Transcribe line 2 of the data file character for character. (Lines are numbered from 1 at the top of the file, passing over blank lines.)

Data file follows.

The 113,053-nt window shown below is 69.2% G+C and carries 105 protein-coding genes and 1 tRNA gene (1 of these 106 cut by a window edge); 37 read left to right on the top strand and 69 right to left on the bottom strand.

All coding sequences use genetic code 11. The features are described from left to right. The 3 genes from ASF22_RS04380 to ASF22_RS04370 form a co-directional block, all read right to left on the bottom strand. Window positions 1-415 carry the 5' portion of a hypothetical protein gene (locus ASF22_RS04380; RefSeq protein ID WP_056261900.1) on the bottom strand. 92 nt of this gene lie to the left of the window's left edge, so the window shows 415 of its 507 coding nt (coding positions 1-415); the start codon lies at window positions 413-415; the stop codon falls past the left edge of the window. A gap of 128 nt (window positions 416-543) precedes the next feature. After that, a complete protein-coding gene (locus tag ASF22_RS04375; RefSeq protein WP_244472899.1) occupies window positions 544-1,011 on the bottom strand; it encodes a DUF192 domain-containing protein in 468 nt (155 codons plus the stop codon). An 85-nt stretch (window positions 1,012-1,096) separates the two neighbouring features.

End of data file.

All coding sequences use genetic code 11. The features are described from left to right. The 3 genes from ASF22_RS04380 to ASF22_RS04370 form a co-directional block, all read right to left on the bottom strand. Window positions 1-415 carry the 5' portion of a hypothetical protein gene (locus ASF22_RS04380; RefSeq protein ID WP_056261900.1) on the bottom strand. 92 nt of this gene lie to the left of the window's left edge, so the window shows 415 of its 507 coding nt (coding positions 1-415); the start codon lies at window positions 413-415; the stop codon falls past the left edge of the window. A gap of 128 nt (window positions 416-543) precedes the next feature. After that, a complete protein-coding gene (locus tag ASF22_RS04375; RefSeq protein WP_244472899.1) occupies window positions 544-1,011 on the bottom strand; it encodes a DUF192 domain-containing protein in 468 nt (155 codons plus the stop codon). An 85-nt stretch (window positions 1,012-1,096) separates the two neighbouring features.